In an attempt to deflect Tehran‘s nuclear development program the European Union has today joined the United States in a new round of measures and imposed sanctions on Iran‘s oil imports to Europe. It however has not imposed a complete ban on oil imports.
In response to this a Iranian politician responded by renewing a threat to blockade the Strait of Hormuz, which is a oil export route vital to the global economy, and another said Tehran will cut off it’s crude shipments to the EU immediately which would greatly affect ailing European economies such as Greece, Italy, which depend heavily on Iranian oil.
All this follows after a U.S. aircraft carrier, accompanied by French and British warships, made a symbolically loaded voyage into the Gulf, defying Iranian hostility,
The expected EU sanctions are likely to prove angering to Iran in an already tense region.
It is believed by some political analysts and observers, that Iran, which denies accusations that it is seeking nuclear weapons could be in a position to make them next year. Israel has also warned it could use force to prevent that Iran from any such development program
This row over Tehran’s plans is an increasingly pressing for world leaders, not least U.S. President Barack Obama as he is campaigning for a re-election in November. Israeli Prime Minister Benjamin Netanyahu, who has voiced skepticism about the chances of Iran being persuaded by non-military tactics, called the EU sanctions a “step in the right direction” but said Iran was still developing atomic weapons.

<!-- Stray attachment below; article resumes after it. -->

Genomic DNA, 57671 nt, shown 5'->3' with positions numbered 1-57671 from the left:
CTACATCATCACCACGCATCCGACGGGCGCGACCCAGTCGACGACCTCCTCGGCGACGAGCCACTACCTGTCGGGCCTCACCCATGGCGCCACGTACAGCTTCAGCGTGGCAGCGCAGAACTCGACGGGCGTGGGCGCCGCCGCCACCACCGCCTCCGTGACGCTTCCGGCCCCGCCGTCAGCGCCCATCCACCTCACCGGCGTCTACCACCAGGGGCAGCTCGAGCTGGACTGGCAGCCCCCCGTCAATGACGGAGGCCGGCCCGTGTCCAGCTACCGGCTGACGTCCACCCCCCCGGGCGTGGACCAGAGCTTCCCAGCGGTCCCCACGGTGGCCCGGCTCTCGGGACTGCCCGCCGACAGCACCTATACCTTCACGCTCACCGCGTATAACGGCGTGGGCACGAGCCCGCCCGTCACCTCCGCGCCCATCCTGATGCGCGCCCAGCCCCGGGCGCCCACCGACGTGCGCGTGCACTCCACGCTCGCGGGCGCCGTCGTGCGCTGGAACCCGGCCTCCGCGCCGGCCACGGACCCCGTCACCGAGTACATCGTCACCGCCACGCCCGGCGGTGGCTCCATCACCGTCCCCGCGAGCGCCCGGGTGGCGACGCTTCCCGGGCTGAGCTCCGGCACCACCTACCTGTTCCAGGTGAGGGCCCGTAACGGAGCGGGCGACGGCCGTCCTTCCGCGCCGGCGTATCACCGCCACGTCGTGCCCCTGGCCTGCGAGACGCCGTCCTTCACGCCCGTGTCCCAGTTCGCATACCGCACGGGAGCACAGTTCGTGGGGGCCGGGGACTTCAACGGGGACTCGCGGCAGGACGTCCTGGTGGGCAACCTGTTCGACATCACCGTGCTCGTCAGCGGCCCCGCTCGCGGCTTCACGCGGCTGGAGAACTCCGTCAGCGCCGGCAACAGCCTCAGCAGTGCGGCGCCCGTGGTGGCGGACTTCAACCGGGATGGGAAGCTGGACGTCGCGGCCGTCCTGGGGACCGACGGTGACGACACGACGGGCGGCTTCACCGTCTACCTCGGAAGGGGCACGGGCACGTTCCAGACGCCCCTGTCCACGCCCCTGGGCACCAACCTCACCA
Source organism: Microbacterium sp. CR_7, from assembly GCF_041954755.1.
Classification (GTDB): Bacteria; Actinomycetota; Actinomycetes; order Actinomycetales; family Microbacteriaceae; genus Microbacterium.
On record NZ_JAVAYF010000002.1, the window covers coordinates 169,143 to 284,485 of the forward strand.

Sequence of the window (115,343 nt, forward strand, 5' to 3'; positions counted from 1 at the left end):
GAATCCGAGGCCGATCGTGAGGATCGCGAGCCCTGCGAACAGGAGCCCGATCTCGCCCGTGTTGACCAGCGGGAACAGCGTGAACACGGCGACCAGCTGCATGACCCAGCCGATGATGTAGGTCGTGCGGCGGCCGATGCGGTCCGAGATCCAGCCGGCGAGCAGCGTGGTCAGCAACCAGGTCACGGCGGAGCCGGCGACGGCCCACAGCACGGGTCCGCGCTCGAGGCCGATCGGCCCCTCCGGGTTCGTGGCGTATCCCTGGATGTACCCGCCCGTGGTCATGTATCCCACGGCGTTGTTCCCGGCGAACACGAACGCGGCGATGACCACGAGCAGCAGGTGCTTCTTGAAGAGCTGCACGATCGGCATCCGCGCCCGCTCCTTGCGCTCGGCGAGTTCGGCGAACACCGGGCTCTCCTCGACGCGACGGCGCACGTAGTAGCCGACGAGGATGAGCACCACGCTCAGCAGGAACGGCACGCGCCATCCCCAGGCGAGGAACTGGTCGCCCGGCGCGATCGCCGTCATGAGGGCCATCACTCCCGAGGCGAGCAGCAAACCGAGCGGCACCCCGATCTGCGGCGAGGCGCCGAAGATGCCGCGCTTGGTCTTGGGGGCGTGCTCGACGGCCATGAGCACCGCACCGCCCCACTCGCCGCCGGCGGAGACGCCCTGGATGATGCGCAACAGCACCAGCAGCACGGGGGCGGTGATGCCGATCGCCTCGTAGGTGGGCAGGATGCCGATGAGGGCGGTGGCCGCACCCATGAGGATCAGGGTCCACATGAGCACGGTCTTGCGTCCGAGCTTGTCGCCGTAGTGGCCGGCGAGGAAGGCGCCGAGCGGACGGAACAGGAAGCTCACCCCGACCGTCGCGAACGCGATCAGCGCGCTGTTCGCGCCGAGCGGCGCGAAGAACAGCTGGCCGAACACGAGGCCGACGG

EU foreign policy chief Catherine Ashton said of the new sanctions: “I want the pressure of these sanctions to result in negotiations … I want to see Iran come back to the table and either pick up all the ideas that we left on the table … last year … or to come forward with its own ideas.”
Iran has said lately that it is willing to hold talks with Western powers, though there have been mixed signals on whether conditions imposed by either side make new negotiations likely.
European Commission – Press release
Brussels, 14 November 2011 -The European Commission has adopted today a proposal for an European Union legal framework on security scanners. This legislation allows airports and Member States that wish to use security scanners for the screening of passengers to do so under strict operational and technical conditions.
Member States have been trialling or testing security scanners1, since a terrorist attempted on 25 December 2009 to blow up a plane flying from Amsterdam to Detroit with plastic explosives he had hidden in his underwear. Until now the use of security scanners has been done under a patchwork of different national operational procedures and standards and in a limited way. As a common EU-wide framework, the new legislation legally allows Member States and airports to replace current security systems with security scanners. It also ensures the uniform application of security rules at all airports and provides strict and mandatory safeguards to ensure compliance with fundamental rights and the protection of health.
Member States and airports do not have an obligation to deploy security scanners, but if they decide to use them, they will have to comply with the operational conditions and performance standards set at European level.
The Ordinance will go into effect on September 19th! What this means is that NO business is allowed to sell fur garments of any kind.